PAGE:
Excerpt from The Orphan Keeper
28 June 2019
The city of Erode was like a thousand others that dotted the vast landscape of India. How could it not be, with over half a billion people who called the country home? Erode had hotels and hostels, factories and farms, cement homes and mud huts, hope and despair — and a mischievous boy of almost eight named Chellamuthu. Like so many other poor children in India, the boy wore disheveled hair, warm eyes, and a naïve grin. At his age, running around the city without shoes and shirt was still a choice and not an embarrassment. Despite his family’s poverty, he was generally content — except for that constant, itchy feeling of hunger. He would never get used to that. “Are you ready?” Chellamuthu whispered, crouching like a hungry tiger beside the park fence. His timid cousin Krishna paced the dirt behind him, head bobbing, fingers twitching. “If the guard catches you, he’ll beat you like a sewer rat!”
“Not if I’m a fast sewer rat.” Badri Park in Erode, a short six blocks from Chellamuthu’s home, had been finished a year earlier, and to the children living in its shadow, it was a mystical dream come true, as if they’d awakened to discover that the Taj Mahal had been built next door. The day the park opened, before they started to charge admission, Chellamuthu overheard a man say that the design was patterned after children’s playgrounds in America. If that was true, Chellamuthu was ready to stow away that very day. At the center of the park was a tall double slide that rolled out from a covered platform like twin metal tongues. While their shiny surfaces could scald a child’s skin, the thrill of plummeting down a slick piece of baking metal on one’s backside was worth the risk of burns.
To the east of the slide, secluded by a planted row of trees, stood three sets of spindly swings with spidery red legs cemented securely into the ground. Their soft rubber seats dangled enticingly on steel chains, and though they were at first perplexing to Chellamuthu and his friends, the boys quickly learned, by watching children of the wealthy, the proper way to pump their legs to send the swings higher.
To the west of the slide was Chellamuthu’s favorite ride: a round, spinning dish with attached bars, all hovering over a soft bed of sand. It was called a Merry-Go-Round, and it was brilliant! Children would gather around it in a circle and push like a stampeding ring of mules, causing the metal platter to spin so furiously that anyone attempting to hang on would be spit into the sand like bad tobacco. Dreams on a disk. Exhilarating! There was more—each piece with a name as thrilling as the ride itself: Teeter-Totter, Monkey Bars, Jungle Gym.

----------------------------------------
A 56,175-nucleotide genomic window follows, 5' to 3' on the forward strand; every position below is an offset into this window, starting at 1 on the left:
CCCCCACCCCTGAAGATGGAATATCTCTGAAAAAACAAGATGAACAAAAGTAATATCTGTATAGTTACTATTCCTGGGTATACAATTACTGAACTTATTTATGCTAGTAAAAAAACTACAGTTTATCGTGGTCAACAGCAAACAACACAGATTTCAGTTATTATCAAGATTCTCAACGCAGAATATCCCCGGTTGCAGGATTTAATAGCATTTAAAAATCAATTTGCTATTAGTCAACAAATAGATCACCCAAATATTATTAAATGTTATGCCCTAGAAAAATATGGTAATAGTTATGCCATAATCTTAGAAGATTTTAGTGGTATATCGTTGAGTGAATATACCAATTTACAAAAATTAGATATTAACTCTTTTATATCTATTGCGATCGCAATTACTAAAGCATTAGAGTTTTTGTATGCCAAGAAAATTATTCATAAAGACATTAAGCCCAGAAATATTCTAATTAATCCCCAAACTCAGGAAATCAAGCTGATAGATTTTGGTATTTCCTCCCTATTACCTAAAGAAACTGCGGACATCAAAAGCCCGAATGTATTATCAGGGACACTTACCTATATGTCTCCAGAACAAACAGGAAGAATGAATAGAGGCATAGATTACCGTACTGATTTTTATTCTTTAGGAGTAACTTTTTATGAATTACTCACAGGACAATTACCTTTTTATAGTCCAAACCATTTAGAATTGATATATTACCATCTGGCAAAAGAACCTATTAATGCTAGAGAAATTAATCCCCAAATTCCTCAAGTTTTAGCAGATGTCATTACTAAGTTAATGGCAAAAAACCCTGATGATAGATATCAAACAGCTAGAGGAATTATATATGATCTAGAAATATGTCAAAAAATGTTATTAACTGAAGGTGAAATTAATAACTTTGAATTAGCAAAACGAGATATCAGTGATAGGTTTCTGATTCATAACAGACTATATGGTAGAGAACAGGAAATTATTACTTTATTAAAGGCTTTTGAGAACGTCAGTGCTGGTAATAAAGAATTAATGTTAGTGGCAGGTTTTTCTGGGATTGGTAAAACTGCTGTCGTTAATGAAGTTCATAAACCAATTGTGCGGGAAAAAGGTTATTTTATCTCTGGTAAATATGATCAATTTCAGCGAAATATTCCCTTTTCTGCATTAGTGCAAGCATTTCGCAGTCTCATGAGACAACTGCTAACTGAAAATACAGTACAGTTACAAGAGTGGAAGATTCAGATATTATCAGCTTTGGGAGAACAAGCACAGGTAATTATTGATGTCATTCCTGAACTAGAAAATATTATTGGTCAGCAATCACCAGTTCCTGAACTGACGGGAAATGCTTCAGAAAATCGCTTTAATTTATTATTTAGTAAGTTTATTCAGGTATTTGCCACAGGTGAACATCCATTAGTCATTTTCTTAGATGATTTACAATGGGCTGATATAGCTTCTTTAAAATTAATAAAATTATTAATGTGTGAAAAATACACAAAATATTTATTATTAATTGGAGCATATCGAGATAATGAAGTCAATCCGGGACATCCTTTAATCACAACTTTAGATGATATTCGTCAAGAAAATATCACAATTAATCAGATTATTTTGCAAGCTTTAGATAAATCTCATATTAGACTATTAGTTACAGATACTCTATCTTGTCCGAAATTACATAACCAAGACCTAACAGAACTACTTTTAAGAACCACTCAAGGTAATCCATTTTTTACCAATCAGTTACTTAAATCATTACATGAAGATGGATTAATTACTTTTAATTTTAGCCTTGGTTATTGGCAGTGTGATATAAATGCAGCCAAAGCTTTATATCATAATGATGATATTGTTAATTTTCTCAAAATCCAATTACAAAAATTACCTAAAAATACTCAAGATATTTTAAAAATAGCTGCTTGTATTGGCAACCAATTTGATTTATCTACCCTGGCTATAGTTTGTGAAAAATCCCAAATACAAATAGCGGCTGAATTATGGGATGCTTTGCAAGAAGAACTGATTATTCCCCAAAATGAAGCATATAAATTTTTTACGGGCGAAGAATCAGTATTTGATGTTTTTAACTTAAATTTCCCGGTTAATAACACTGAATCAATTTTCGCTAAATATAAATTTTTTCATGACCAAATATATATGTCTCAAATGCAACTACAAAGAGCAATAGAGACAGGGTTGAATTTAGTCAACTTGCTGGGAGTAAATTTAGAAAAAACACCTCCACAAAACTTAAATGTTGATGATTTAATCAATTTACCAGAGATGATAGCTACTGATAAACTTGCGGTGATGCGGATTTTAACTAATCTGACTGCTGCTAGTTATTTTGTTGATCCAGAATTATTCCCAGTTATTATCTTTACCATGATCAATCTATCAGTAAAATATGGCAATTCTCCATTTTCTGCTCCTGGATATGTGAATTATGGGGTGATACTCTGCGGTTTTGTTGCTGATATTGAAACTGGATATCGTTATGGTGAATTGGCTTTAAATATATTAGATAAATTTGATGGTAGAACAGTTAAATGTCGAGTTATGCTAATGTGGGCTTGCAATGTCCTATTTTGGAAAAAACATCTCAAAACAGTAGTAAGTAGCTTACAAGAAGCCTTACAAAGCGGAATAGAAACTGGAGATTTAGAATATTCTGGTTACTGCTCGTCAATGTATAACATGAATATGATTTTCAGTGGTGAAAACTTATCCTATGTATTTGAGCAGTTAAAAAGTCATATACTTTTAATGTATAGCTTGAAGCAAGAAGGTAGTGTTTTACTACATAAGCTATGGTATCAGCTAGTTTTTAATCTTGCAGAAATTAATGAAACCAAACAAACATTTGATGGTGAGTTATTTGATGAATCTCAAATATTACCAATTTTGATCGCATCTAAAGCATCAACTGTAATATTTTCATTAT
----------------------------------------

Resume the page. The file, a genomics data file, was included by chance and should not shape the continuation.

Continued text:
Oh, what a wonderful place this America must be! The first several weeks the park was open, admission was free for everyone — until they finished the brick and metal fence that surrounded it. The grizzled guard who began demanding rupees at the entrance explained curtly that the fence was there to keep the children inside safe. However, his words, delivered with grunting disdain, made it clear they were now charging a “small” fee solely to keep the poor and undesirables out. But scarcity often breeds ingenuity. A single child could easily distract the guard at the gate while on the opposite side of the park a multitude of children poured over the fence like roaches.
Of course, they would often be discovered, chased, and tossed outside to the cement like rubbish. But even that was exciting, making any day at Badri Park for a poor boy in India a good day. “Are you ready, Krishna?” Chellamuthu waited for his cousin to divert the guard. But this time it wasn’t so he could break into the park to play. No, today he was here on official business. A group of older boys from Kannaian Street had befriended Chellamuthu in town and then stopped him a week later at the bridge at Barrage Road when he was driving the landowner’s cattle across to feed. They had noticed that although Chellamuthu was athletic for his age, he was built with skinny arms. Even though he didn’t yet know the boys’ names, they had offered him three rupees to sneak into the park and see if his hand would fit through the opening of the box where the guard dropped the entrance fees.
They said it wasn’t stealing, insisting that he take nothing from inside. “Just see if you can push your hands through the hole and then tell us how deep you can reach,” they said. “You know, to measure the depth of the box. We have a bet about how many rupees can fit into a box that size.” What could be wrong with that? Nothing, except his mother’s words had camped in his head, and Chellamuthu couldn’t convince them to leave: “Be honest, good son, be kind. You must, if you ever hope to see the end of your suffering and attain moksha.”
Moksha, a state of liberation where one could finally be free from the struggles of life and the cycle of reincarnation. He was sick of the grubby word. But if there was a battle in his head as to what he should do, his resistance was so quickly pummeled that it never stood a chance. Now, as he crouched outside the park, the older boys had come into sight, and he was already supposed to be inside. He shoved Krishna toward the guard and then scurried to the opposite fence. The job would be quick. He would never get caught. He’d earn an easy three rupees. What could possibly go wrong?